Despite the above evidence, little is known about the mechanisms by which GDM and maternal obesity lead to hypertension in offspring. One potential mechanism involves presence of elevated neonatal leptin concentrations in offspring of obese mothers with GDM. Kirk and colleagues found that in progeny of obese, insulin resistant dams, offspring hypertension was associated with neonatal hyperleptinemia [9], and the programming effect of offspring hypertension could be partially recapitulated by injecting offspring of control dams with leptin from postnatal days 9–15 [10]. However, it is not known whether maternal hyperleptinemia in the prenatal period also influences the development of hypertension in offspring.

Leptin is an adipokine that regulates energy homeostasis [11], and directly impacts vascular function in adulthood [1214]. Pregnancies complicated by obesity and GDM are associated with maternal leptin resistance accompanied by hyperleptinemia [1519]. Thus, we hypothesize that prenatal exposure to maternal hyperleptinemia may cause vascular dysfunction and hypertension in offspring. Alternatively, the problem in GDM pregnancies may be leptin resistance, i.e. the absence of leptin signaling in the mother, in which case raising maternal leptin would be predicted to protect offspring [20].

To distinguish between these possibilities (and the null hypothesis, that maternal hyperleptinemia does not affect offspring vascular function positively or negatively), we have utilized a genetic model of maternal hyperleptinemia, the Leprdb/+ mouse. Under some conditions [20, 21], but not others [22], Leprdb/+ mice develop gestational diabetes, and their offspring become fatter and glucose intolerant [23, 24]. In our laboratory conditions, on the C57Bl/6 background, Leprdb/+ dams are profoundly hyperleptinemic, and slightly heavier than controls, but have no impairment in glucose tolerance [25]. Hyperleptinemia in this Leprdb/+ model has the same effect on offspring metabolism as hyperleptinemia induced by delivering exogenous leptin [25, 26]. Specifically, offspring of non-diabetic Leprdb/+ dams and of leptin-infused dams weigh less, are more active, more sensitive to insulin, and have less hepatic triglyceride accumulation than offspring of control dams [2527], showing that prenatal exposure to maternal hyperleptinemia is beneficial to offspring’s metabolism. Here, we use the same offspring of control and non-diabetic Leprdb/+ dams to test the effects of maternal hyperleptinemia on offspring hypertension, in the absence of maternal diabetes and obesity. Because male offspring of Leprdb/+ dams exhibited the largest and most consistent differences in body weight and insulin sensitivity [25, 28], these were used to examine effects on hypertension and vascular function. This model has the additional advantage of avoiding any stress caused by treatment with exogenous leptin.

To uncover the mechanisms by which maternal hyperleptinemia may alter offspring risk of hypertension, we examined resistance artery structure and function, as there is evidence of endothelial dysfunction in cells collected from newborns following delivery to a GDM pregnancy [2932]. In addition, offspring from rodent models of maternal type I and II diabetes have impaired mesenteric artery vasodilatory responses to acetylcholine and bradykinin, but normal responses to nitric oxide (NO), indicative of endothelial dysfunction [47].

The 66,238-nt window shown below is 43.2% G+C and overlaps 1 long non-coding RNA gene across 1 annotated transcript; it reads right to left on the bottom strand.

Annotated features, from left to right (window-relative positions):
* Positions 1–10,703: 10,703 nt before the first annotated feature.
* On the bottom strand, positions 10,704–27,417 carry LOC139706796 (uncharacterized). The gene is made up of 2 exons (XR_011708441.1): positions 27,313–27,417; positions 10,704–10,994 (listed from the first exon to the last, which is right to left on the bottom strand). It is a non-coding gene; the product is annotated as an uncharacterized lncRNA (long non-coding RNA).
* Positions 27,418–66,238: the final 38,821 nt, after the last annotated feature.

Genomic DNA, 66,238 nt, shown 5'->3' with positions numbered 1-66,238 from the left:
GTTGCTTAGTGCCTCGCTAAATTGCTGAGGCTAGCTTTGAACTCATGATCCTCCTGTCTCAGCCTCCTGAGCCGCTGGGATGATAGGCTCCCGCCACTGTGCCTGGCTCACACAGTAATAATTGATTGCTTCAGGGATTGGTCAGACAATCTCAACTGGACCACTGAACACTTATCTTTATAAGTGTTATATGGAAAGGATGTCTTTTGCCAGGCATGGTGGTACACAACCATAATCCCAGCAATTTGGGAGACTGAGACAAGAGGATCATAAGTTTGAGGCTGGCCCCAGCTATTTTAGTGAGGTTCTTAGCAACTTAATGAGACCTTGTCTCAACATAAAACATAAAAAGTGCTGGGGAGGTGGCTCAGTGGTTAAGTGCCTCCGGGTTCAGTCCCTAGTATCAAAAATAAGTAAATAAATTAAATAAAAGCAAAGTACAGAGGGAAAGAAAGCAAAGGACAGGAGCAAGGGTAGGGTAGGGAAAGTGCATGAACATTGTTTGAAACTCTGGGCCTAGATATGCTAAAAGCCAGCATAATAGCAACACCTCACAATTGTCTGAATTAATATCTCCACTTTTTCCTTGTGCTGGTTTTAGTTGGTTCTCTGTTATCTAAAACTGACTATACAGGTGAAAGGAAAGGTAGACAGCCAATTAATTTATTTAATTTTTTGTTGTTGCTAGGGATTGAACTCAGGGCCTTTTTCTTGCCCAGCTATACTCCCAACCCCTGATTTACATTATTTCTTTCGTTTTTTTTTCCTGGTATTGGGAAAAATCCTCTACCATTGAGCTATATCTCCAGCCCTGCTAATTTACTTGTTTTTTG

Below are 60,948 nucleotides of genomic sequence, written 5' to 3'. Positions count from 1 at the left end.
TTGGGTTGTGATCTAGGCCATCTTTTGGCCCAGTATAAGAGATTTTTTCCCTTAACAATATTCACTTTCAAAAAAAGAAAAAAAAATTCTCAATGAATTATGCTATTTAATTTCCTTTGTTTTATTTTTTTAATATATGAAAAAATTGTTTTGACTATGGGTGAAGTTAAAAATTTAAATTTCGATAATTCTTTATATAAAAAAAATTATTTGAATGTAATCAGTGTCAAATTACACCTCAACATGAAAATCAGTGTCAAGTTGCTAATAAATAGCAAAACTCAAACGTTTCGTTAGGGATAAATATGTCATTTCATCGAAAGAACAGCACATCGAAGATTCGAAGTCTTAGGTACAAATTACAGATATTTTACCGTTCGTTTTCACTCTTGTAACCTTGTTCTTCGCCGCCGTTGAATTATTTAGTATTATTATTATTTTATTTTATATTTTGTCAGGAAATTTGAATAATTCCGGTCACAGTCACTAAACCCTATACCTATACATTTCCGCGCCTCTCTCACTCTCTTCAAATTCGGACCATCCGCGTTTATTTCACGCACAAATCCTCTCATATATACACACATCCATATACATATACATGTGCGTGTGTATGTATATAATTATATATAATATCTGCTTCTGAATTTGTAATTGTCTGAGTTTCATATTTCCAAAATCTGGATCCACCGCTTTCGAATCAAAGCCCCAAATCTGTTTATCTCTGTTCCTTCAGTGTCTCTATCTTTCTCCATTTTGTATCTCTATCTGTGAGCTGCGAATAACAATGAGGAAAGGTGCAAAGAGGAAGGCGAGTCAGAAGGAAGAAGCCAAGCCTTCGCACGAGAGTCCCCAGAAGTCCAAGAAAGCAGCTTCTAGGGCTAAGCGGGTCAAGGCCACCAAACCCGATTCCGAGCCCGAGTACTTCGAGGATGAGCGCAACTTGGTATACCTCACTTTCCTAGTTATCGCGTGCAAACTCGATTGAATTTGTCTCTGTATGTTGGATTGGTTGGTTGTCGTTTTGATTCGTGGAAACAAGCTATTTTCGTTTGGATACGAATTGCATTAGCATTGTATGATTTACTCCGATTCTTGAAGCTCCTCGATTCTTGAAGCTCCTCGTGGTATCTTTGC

Resistance arteries play a major role in the regulation of blood pressure, and alterations in resistance artery vasodilation and vasoconstriction are often associated with vascular remodeling processes that modify the passive internal diameter and wall-cross sectional area (CSA) of blood vessels. In due course, these changes in vascular function and structure are important contributors to cardiovascular disease (CVD) [33]. Resistance artery remodeling encompasses extensive and dynamic structural changes in cytoskeletal organization, cell-to-cell connections and extracellular matrix interactions that are controlled by a myriad of mechanical and neurohumoral stimuli [3335]. In particular, inward eutrophic remodeling, defined as a reduced passive luminal diameter and increased media/lumen ratio without changes in CSA of the vascular wall, is the most common structural change observed in resistance arteries of individuals suffering from essential hypertension, and its presence is highly predictive of life threatening cardiovascular events.[3638]. Thus, to determine how maternal hyperleptinemia without insulin resistance or obesity affects the risk of hypertension in offspring, blood pressure measurements and detailed analyses of resistance artery reactivity and structural remodeling were conducted in male offspring of wild type (WT)-control and Leprdb/+ dams, at 6 weeks of age (juvenile) and at 31 weeks of age (adult) after challenging offspring with a high fat, high sugar diet.

Materials and Methods

Animals and Tissue Collection

All animal procedures were approved by the University of Missouri–Columbia Institutional Animal Care and Use Committee and performed in accordance with the National Institutes of Health Guide for the Care and Use of Laboratory Animals. Animals were housed in a 12/12 hour light/dark cycle at 20°C to 26°C with 30% to 70% humidity. Leprdb/+ male mice (Strain: B6.BKS(D)-Leprdb/J; stock number: 000697) obtained from Jackson Laboratory (Bar Harbor, Maine) were mated to C57Bl/6 WT females bred at the University of Missouri to establish the Leprdb colony. WT females came either from this colony, or directly from the Jackson Laboratory.